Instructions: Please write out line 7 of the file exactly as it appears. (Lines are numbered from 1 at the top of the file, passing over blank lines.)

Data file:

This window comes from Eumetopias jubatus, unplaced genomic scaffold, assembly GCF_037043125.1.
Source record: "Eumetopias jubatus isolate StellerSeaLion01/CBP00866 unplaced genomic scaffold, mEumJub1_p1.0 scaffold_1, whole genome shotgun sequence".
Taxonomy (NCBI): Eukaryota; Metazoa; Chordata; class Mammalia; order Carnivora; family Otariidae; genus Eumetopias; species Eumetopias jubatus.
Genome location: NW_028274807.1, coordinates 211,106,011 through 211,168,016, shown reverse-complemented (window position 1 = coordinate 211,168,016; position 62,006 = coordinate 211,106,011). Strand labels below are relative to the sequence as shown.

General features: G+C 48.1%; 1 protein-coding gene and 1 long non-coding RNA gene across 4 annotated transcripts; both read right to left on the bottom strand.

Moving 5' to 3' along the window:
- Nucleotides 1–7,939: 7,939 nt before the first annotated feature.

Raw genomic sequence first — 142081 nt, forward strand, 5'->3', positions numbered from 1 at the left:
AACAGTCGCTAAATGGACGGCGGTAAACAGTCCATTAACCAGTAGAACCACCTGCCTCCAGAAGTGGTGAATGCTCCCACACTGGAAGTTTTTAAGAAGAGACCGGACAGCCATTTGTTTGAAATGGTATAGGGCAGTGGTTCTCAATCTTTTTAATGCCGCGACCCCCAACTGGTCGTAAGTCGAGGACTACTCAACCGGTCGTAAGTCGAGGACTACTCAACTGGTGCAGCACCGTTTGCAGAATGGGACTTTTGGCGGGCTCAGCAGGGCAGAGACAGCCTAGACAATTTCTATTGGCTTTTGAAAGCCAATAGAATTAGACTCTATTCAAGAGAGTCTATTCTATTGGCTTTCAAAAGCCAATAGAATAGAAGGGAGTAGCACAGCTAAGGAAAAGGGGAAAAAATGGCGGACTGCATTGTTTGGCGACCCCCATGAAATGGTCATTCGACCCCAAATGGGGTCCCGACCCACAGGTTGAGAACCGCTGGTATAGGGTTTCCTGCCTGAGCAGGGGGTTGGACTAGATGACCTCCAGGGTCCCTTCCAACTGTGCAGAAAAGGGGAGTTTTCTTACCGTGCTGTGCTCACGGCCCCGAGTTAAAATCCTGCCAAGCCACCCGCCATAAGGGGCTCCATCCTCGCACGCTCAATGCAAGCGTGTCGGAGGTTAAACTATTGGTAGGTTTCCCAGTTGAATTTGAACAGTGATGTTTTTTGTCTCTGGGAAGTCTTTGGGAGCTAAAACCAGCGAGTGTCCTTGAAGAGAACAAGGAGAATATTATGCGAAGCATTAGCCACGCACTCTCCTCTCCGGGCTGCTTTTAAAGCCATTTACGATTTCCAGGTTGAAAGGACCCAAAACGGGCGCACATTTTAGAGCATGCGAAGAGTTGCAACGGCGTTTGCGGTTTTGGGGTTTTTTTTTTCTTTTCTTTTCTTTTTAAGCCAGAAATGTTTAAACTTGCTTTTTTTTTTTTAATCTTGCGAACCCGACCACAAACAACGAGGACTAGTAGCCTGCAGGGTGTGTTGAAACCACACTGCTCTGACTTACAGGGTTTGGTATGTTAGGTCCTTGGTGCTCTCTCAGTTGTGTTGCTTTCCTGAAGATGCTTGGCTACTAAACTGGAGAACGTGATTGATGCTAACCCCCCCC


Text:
- Nucleotides 1–7,939: 7,939 nt before the first annotated feature.